In online or large in-person course sections, instructors often adopt an online homework tool to alleviate the burden of grading. While these systems can quickly tell students whether they got a problem correct for a multiple-choice or numeric answer, they are unable to provide feedback on students’ free body diagrams. As the process of sketching a free body diagram correctly is a foundational skill to solving engineering problems, the loss of feedback to the students in this area is a detriment to students.
To address the need for rapid feedback on students’ free body diagram sketching, the research team developed an online, sketch-recognition system called Mechanix. This system allows students to sketch free body diagrams, including for trusses, and receive instant feedback on their sketches. The sketching feedback is ungraded. After the students have a correct sketch, they are then able to enter in the numeric answers for the problem and submit those for a grade. Thereby, the platform offers the grading convenience of other online homework systems but also helps the students develop their free body diagram sketching skills.
To assess the efficacy of this experimental system, standard concept inventories were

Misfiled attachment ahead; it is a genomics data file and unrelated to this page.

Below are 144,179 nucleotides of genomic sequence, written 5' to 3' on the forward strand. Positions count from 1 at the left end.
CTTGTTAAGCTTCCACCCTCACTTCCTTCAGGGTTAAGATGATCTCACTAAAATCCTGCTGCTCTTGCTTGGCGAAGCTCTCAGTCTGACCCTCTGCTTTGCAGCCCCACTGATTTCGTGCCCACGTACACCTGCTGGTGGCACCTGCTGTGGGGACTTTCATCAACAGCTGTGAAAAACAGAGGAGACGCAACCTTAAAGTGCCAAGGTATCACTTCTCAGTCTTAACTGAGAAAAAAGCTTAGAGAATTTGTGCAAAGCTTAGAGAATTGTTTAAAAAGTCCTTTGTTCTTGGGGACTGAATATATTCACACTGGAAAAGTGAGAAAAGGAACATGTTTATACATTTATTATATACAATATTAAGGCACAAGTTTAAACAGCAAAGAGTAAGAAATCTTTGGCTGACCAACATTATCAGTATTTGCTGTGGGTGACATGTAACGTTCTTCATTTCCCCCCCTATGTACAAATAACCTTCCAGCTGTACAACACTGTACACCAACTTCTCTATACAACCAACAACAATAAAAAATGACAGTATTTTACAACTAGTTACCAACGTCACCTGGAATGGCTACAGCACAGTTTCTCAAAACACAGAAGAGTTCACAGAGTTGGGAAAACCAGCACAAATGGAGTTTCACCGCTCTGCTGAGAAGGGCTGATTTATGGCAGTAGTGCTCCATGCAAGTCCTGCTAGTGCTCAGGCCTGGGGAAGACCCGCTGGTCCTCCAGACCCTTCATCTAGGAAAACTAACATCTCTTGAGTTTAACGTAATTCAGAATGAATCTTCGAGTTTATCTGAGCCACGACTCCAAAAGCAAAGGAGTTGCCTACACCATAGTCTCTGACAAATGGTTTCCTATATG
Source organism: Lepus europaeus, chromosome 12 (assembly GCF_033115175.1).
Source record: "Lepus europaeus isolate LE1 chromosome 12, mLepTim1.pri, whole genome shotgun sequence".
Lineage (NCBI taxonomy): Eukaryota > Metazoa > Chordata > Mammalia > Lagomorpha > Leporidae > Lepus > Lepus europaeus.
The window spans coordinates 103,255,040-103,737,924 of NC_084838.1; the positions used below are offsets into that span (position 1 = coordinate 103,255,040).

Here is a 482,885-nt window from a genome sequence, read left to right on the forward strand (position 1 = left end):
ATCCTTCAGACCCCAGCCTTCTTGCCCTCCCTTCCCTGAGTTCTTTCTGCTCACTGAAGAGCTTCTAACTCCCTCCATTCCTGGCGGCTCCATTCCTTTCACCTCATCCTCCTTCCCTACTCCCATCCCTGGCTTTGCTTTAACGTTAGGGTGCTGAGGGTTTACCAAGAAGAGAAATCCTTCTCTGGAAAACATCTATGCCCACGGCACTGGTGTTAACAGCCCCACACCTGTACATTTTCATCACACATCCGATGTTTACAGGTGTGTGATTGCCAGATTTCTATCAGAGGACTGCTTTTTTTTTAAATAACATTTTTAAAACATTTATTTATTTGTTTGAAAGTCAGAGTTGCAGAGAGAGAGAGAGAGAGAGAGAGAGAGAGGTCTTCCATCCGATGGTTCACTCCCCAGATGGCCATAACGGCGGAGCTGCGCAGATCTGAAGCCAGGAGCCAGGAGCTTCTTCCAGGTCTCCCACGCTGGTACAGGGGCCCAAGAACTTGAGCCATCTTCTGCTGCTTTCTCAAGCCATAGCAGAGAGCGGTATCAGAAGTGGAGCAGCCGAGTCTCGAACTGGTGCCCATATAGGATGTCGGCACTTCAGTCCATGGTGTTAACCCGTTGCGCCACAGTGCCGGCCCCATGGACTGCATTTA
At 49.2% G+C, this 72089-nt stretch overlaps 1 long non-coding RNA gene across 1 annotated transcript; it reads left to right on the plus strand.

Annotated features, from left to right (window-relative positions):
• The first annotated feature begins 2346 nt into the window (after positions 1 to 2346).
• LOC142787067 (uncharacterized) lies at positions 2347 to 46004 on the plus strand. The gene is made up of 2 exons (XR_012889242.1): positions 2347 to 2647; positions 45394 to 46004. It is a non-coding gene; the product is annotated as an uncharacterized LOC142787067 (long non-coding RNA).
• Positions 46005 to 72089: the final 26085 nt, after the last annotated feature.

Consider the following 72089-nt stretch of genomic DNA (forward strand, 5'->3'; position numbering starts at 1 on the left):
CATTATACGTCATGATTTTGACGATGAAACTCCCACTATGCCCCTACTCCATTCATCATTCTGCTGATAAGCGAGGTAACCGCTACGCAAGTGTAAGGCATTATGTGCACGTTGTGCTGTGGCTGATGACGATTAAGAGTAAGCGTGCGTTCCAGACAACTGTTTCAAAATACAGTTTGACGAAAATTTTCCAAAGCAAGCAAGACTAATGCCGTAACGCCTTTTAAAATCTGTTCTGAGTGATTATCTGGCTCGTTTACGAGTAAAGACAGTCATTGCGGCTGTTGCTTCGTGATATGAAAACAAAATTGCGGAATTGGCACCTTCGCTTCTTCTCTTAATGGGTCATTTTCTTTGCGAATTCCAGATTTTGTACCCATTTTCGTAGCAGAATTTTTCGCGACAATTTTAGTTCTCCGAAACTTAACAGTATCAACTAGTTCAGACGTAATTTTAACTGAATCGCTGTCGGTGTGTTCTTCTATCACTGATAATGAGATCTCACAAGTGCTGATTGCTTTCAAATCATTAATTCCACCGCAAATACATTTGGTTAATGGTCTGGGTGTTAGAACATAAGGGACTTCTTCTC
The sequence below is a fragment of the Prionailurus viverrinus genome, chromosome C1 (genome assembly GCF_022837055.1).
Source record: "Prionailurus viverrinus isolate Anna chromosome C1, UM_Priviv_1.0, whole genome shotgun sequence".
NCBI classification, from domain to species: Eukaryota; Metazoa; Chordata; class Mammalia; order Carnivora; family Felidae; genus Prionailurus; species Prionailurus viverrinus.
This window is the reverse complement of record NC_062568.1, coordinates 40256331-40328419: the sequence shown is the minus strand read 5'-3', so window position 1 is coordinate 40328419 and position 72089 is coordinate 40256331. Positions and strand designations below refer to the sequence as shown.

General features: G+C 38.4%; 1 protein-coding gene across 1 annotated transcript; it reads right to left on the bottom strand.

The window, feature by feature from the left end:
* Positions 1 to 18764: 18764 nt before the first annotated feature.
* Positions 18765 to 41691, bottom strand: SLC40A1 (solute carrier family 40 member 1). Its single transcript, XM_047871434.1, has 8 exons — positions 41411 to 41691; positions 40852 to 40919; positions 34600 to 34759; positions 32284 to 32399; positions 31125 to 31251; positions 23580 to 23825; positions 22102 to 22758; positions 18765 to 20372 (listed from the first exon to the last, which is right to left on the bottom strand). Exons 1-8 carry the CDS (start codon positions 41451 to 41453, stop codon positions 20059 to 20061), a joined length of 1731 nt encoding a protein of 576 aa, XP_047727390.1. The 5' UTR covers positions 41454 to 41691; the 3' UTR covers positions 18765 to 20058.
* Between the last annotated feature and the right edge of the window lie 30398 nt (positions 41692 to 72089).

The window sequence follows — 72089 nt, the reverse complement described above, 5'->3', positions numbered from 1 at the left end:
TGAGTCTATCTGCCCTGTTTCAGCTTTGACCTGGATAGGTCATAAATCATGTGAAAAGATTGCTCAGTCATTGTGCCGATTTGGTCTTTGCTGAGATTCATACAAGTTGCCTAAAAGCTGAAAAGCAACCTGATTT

administered pre- and post-semester for both experimental and control groups. The unfamiliarity or difficulty of some advanced problems in the Statics Concept Inventory, however, appeared to discourage students, and many would stop putting in any effort after a few problems that were especially challenging to solve. This effect was especially pronounced with the Construction majors versus the Mechanical Engineering majors in the test group. To address this tendency and therefore collect more complete pre- and post-semester concept inventory data, the research group worked on reordering the Statics Concept Inventory questions from more familiar to more challenging, based upon the past performance of the initial students taking the survey. This paper describes the process and results of the effort to reorder this instrument in order to increase Construction student participation and, therefore, the researchers’ ability to measure the impact of the Mechanix system.